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Vanity Fair

Vanity Fair


by William Makepeace Thackeray

5,000 Pounds Per Year

Symbolism, Imagery, Allegory

Sometimes even Becky feels kind of guilty about her doings. When she does, she rationalizes:

"I think I could be a good woman if I had five thousand a year. I could dawdle about in the nursery and [...] and order half-a-crown's worth of soup for the poor. I shouldn't miss it much, out of five thousand a year [...] I could pay everybody, if I had but the money." The narrator is right there with her: "And who knows but Rebecca was right in her speculations--and that it was only a question of money and fortune which made the difference between her and an honest woman?" (41.38)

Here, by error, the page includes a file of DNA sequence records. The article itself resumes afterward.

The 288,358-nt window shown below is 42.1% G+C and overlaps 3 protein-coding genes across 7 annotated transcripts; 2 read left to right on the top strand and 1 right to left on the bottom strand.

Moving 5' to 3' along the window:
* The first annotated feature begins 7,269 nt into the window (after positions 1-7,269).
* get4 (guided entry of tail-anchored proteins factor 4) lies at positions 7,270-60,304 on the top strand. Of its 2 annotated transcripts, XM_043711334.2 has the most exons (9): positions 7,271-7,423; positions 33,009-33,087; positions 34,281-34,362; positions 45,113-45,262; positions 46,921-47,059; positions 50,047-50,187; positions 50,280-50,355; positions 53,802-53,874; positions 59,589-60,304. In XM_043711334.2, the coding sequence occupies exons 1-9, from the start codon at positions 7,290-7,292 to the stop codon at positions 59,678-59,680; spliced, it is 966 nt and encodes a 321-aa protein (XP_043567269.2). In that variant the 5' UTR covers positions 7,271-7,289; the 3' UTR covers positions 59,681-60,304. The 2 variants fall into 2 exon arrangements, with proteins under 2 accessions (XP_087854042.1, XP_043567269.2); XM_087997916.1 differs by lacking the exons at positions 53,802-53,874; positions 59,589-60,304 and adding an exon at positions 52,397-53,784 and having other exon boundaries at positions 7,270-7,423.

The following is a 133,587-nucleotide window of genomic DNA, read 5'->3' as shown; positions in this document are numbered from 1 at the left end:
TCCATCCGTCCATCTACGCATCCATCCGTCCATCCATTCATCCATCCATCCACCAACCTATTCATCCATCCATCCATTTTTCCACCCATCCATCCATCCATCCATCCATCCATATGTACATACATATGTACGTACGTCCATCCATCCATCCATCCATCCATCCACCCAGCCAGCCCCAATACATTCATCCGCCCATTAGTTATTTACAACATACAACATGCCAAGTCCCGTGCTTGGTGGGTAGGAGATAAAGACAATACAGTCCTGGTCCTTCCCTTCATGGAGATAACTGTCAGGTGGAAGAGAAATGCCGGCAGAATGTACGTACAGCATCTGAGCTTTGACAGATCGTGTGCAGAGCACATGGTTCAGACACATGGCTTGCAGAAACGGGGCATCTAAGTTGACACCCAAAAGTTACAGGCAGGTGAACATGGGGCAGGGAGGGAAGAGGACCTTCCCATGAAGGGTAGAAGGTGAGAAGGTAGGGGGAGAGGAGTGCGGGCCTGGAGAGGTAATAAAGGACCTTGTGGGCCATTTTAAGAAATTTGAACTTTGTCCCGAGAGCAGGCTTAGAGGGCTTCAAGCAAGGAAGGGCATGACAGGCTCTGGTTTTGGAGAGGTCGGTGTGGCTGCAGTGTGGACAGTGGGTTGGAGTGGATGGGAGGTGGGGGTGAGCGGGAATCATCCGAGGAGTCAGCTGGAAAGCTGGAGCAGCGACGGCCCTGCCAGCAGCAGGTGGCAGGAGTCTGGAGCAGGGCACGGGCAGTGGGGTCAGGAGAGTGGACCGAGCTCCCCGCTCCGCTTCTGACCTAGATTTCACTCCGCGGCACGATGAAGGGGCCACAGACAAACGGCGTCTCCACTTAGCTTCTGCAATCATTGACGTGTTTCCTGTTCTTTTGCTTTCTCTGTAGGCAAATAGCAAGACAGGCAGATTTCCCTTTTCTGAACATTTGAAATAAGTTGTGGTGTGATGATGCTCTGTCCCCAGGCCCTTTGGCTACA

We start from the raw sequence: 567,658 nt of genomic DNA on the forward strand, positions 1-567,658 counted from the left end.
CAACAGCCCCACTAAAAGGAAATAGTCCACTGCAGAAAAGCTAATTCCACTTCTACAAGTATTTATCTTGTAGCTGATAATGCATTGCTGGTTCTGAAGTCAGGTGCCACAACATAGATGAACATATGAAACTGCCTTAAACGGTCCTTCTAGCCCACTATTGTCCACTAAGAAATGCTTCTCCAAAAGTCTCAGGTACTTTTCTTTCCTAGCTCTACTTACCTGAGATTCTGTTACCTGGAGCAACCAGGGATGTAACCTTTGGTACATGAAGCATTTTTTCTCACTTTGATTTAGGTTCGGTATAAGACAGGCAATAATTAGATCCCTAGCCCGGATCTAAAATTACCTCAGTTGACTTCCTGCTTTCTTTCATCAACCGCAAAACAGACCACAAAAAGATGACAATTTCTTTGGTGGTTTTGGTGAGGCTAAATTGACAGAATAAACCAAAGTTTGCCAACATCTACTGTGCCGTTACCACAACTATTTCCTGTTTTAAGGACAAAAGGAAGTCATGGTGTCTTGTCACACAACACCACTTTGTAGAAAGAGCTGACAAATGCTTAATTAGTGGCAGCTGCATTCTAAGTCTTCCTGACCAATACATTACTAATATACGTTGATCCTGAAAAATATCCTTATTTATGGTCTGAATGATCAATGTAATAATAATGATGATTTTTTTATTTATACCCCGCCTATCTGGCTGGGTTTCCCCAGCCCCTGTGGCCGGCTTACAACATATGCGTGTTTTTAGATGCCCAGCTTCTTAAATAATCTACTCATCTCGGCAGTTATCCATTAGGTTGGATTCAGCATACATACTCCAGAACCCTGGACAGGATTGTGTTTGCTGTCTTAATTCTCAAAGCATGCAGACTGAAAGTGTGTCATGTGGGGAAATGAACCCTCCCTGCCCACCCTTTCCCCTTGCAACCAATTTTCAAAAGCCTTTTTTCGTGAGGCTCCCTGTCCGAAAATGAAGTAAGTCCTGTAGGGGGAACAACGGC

So what's the big deal about Becky's little fantasy? It points to one of the novel's big questions: do we do what we do because of our circumstances or because of our character? What do you think – could Becky be a good person if she had been born with a lot of money and didn't have to worry about supporting herself? What if she had suddenly inherited it as a young woman (say from Miss Crawley)? How would she be different? Or would she?

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